Campaign in Chaos: Oil and gas 'soul searching' over Landrieu
Mary Landrieu has pinned her entire, stumbling re-election campaign on the premise that her supposed “clout” as Energy Committee chair would be useful for the Louisiana oil and gas industry. But Landrieu has repeatedly failed on oil and gas issues… not a single bill passed out of her committee has received a full Senate vote.
Now, reports are that the oil and gas industry is rethinking its support of Landrieu. A quick look at the record shows why:
- Despite saying it was her top priority, Landrieu failed to secure construction of the Keystone Pipeline and said it wasn’t her job to convince President Obama to build it.
- Landrieu failed to prevent harmful new EPA regulations that hurt Louisiana more than other Gulf states.
- Landrieu voted to confirm environmentalist Obama Administration bureaucrats.
- Landrieu endorsed Harry Reid, the anti-energy zealot that believes coal and oil “make us sick.”
Oil and gas ‘soul searching’ over Landrieu
By DARREN GOODE AND ALEX GUILLÉN
Endangered Senate Energy chairwoman Mary Landrieu has a new problem to worry about — the risk that her longtime supporters in the oil and gas industry would abandon her in a December runoff against Republican challenger Bill Cassidy.
Even before Wednesday’s news of a personnel shakeup in the Louisiana Democrat’s campaign, people in the industry have been grappling with a tough decision: whether to stick with one of their staunchest champions on the Hill, or embrace Cassidy in hopes of putting Republicans in charge of the Senate. Some of them say the choice has become especially acute in recent months, with polls indicating the likelihood of a Dec. 6 runoff that could decide which party controls the chamber.
Also working against Landrieu is the partisan gridlock in the Senate, which has prevented floor votes on a series of pro-drilling, anti-EPA bills that the industry wants, including legislation she championed that would approve the Keystone XL oil pipeline. That paralysis has convinced many in the industry that their best hopes lie in a GOP-led Senate, even some Landrieu supporters say.
“If she is the only thing standing in between Mitch McConnell being majority leader and Harry Reid, I think oil and gas goes to Bill Cassidy,” said one D.C.-based oil industry executive who has raised money for Landrieu.
“I think there are a lot of industry participants that are soul searching,” said Jim Noe, executive vice president of the Houston-based company Hercules Offshore and executive director of the Shallow Water Energy Security Coalition, who has raised and donated money for Landrieu’s past campaigns but held off this time. “It’s a pretty compelling case that Cassidy can make in saying, ‘I know she’s your friend, but look at all the things we can do with a Republican-controlled Congress.’”
Mark Miller, president of Lafayette-based Merlin Oil & Gas, said the choice of Landrieu versus Cassidy is “a tough call” in the industry. “I’m going to support her because I think her position as chairwoman of the Energy Committee is a very important thing for Louisiana and our country,” said Miller, who is a Republican. But he acknowledged, “There is consternation about what to do.”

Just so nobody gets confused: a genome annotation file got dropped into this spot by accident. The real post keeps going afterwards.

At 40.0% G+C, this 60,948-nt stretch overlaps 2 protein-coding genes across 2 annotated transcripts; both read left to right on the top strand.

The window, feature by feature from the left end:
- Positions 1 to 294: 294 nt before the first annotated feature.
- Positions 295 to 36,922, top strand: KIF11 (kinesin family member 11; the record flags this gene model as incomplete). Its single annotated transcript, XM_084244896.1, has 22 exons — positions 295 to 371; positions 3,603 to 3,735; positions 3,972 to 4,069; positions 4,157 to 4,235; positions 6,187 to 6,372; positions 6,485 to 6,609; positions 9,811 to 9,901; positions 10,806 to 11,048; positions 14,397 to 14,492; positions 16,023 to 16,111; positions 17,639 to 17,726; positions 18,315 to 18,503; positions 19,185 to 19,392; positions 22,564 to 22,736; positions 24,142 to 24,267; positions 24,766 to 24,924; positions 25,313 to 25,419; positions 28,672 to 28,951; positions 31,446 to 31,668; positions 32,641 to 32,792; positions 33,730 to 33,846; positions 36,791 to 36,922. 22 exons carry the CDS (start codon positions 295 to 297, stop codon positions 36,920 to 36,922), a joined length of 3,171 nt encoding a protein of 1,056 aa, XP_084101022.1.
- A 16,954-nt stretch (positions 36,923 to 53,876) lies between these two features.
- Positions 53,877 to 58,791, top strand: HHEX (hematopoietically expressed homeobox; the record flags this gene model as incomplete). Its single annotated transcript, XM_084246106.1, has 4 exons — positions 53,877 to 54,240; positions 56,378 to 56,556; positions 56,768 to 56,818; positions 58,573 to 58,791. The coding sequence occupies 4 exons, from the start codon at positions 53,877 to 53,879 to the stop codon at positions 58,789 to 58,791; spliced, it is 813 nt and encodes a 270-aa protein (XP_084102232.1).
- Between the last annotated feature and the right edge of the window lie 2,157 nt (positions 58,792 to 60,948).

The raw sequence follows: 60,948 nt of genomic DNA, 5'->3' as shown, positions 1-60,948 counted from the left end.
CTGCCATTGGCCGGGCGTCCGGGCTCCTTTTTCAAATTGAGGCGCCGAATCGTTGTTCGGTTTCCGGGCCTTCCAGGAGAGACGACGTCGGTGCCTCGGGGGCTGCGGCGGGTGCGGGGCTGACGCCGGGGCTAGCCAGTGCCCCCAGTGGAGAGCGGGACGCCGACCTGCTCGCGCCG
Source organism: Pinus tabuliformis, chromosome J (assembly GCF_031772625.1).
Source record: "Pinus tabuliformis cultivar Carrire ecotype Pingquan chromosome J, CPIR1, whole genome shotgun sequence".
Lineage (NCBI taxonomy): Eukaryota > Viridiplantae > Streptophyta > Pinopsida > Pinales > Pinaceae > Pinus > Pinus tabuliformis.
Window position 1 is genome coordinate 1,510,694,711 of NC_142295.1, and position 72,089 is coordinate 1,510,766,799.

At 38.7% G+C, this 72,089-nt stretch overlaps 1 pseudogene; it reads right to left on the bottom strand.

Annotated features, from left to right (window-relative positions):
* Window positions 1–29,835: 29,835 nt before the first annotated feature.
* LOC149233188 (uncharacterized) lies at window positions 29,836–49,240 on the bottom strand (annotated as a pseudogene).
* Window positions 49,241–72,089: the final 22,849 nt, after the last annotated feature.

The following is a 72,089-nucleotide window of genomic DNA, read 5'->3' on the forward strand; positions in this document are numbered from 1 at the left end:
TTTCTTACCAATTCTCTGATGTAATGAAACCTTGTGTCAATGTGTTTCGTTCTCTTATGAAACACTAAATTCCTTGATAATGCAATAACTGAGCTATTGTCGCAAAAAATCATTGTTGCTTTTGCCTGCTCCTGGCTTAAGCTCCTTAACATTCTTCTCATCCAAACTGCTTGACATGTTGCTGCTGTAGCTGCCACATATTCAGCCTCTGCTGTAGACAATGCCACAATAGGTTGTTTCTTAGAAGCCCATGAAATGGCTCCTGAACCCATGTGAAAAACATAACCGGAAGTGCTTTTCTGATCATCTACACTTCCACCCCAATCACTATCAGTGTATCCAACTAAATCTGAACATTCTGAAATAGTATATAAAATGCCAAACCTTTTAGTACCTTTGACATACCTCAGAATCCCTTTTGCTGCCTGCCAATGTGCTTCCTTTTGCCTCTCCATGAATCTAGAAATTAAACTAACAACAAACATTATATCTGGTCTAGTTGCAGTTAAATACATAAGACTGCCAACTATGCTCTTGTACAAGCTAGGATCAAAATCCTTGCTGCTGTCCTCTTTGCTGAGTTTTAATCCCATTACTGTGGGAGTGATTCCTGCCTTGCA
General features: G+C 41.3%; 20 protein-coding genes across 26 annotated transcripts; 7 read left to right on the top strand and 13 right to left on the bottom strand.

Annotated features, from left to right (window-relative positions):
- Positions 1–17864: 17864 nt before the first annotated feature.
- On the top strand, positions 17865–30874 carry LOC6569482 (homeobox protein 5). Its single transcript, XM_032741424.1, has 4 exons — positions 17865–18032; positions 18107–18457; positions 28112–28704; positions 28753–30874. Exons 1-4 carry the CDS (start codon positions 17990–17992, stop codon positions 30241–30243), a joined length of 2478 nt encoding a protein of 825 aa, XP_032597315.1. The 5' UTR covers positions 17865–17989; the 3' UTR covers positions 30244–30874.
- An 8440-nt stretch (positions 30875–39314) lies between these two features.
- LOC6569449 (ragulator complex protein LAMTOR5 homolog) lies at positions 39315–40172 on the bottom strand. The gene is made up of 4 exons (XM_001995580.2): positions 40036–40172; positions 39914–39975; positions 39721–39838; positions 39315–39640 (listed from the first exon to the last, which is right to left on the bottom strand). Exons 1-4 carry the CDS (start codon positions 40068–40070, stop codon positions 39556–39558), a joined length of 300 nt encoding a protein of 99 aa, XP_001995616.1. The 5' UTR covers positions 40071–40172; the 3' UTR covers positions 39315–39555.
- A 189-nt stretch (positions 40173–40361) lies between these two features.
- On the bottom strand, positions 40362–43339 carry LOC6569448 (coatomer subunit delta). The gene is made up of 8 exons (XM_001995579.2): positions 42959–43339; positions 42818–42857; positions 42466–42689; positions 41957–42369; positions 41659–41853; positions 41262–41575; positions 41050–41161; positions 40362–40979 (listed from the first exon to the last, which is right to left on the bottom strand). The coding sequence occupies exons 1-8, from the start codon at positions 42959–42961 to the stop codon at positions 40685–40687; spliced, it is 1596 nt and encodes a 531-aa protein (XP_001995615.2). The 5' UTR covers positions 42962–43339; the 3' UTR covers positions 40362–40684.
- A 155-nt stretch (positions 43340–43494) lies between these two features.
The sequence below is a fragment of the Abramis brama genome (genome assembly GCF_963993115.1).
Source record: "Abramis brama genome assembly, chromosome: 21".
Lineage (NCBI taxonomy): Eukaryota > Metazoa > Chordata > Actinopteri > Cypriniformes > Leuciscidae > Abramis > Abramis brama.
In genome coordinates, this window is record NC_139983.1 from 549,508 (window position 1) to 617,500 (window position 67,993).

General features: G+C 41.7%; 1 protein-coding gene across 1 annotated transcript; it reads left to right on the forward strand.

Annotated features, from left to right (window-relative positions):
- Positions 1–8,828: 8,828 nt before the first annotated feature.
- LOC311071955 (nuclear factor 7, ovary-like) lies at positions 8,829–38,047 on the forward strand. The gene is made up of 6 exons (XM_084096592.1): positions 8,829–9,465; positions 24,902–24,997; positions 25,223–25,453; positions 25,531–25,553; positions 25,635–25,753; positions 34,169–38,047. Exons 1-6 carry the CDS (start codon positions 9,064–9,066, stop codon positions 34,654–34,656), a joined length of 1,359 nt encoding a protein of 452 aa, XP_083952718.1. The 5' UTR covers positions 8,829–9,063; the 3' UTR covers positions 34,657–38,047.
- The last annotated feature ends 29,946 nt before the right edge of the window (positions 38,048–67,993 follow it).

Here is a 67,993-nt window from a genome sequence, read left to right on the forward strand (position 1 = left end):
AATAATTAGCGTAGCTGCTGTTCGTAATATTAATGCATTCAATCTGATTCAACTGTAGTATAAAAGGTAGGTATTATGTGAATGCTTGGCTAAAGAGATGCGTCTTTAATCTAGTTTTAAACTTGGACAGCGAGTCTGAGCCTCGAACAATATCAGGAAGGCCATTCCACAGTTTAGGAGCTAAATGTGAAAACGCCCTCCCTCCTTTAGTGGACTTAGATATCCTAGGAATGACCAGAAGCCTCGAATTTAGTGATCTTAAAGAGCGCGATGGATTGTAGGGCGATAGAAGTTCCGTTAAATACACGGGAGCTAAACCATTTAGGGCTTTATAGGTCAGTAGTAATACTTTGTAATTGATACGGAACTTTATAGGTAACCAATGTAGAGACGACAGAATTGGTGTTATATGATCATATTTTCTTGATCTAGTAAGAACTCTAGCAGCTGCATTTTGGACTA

Cassidy himself advanced that theme in an interview this week. “Any Republican as chair of the energy committee is better than Harry Reid and Mary Landrieu,” he said. “Because whatever Sen. Landrieu would like to do, Harry Reid will not allow it. ”
Such a switch in loyalties would be a big turnaround for Landrieu, who so far has managed to keep the industry’s support despite President Barack Obama’s deep unpopularity in her state. For the past two years, Landrieu’s campaign donations from the energy industry have outweighed Cassidy’s nearly 3 to 1, according to a POLITICO analysis of the most recent federal data running through early August.
The Gulf Coast’s oil and gas industry is so diverse, with so many small and medium-sized companies, that nobody’s expecting any kind of a unanimous shift toward Cassidy. But in a runoff that’s already expected to be tough, even a slackening of oil-and-gas support would damage Landrieu’s prospects.
Her most loyal backers scoff at the idea that the industry would abandon her, noting that her position as the Energy and Natural Resources Committee’s top Democrat would give her a powerful role even in a GOP Senate — while Cassidy would be, at best, a freshman backbencher.
“Just having that Republican majority is not going to really give you anything that the industry can use,” said former Democratic Sen. Bennett Johnston, who was the last Louisiana senator to chair the panel before Landrieu got the gavel 19 years later, in February. He added: “There are a few individuals who are sort of professional Republicans who also happen to be in the oil and gas business. But the industry as a whole is very strong for Mary.”
Landrieu’s supporters have another warning for any donors thinking of switching to Cassidy’s side: Think about 2016, when Democrats will face a vastly more favorable Senate electoral map than they do this time around. If Landrieu loses her reelection this year, the next Democrat in line to lead the energy committee would be liberal Washington Sen. Maria Cantwell.
Without Landrieu in the Senate, “those of us that come from energy states, we’re dead, we’re absolutely dead,” Sen. Joe Manchin (D-W.Va.) told reporters last week during a conference call organized by her campaign.
But others expressed doubt that fears of 2016 will sway many people. “We’d probably think about that bank shot more than the average person,” the D.C.-based executive said. “But it’s a complicated bank shot for, I think, folks to get their heads around.”